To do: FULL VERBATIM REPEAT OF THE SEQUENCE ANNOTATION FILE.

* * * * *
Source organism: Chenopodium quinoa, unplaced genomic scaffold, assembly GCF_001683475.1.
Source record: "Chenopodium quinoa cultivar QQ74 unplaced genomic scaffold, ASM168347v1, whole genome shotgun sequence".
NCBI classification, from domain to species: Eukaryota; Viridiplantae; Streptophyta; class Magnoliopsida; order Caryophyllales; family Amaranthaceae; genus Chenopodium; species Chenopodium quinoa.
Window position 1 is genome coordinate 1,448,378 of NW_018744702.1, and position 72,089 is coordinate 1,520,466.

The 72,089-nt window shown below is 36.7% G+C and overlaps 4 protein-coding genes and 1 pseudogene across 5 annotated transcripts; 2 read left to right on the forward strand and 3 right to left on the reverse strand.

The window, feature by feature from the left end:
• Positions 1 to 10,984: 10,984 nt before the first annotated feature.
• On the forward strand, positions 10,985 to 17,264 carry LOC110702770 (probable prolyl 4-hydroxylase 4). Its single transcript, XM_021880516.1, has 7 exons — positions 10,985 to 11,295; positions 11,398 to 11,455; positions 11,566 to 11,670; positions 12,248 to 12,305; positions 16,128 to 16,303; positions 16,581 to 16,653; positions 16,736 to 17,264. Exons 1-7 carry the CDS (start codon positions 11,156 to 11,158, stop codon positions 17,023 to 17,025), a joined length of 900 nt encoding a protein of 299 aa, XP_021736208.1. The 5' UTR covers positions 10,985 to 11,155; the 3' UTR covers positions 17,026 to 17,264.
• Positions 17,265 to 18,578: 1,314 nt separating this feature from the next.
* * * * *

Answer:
Source organism: Chenopodium quinoa, unplaced genomic scaffold, assembly GCF_001683475.1.
Source record: "Chenopodium quinoa cultivar QQ74 unplaced genomic scaffold, ASM168347v1, whole genome shotgun sequence".
NCBI classification, from domain to species: Eukaryota; Viridiplantae; Streptophyta; class Magnoliopsida; order Caryophyllales; family Amaranthaceae; genus Chenopodium; species Chenopodium quinoa.
Window position 1 is genome coordinate 1,448,378 of NW_018744702.1, and position 72,089 is coordinate 1,520,466.

The 72,089-nt window shown below is 36.7% G+C and overlaps 4 protein-coding genes and 1 pseudogene across 5 annotated transcripts; 2 read left to right on the forward strand and 3 right to left on the reverse strand.

The window, feature by feature from the left end:
• Positions 1 to 10,984: 10,984 nt before the first annotated feature.
• On the forward strand, positions 10,985 to 17,264 carry LOC110702770 (probable prolyl 4-hydroxylase 4). Its single transcript, XM_021880516.1, has 7 exons — positions 10,985 to 11,295; positions 11,398 to 11,455; positions 11,566 to 11,670; positions 12,248 to 12,305; positions 16,128 to 16,303; positions 16,581 to 16,653; positions 16,736 to 17,264. Exons 1-7 carry the CDS (start codon positions 11,156 to 11,158, stop codon positions 17,023 to 17,025), a joined length of 900 nt encoding a protein of 299 aa, XP_021736208.1. The 5' UTR covers positions 10,985 to 11,155; the 3' UTR covers positions 17,026 to 17,264.
• Positions 17,265 to 18,578: 1,314 nt separating this feature from the next.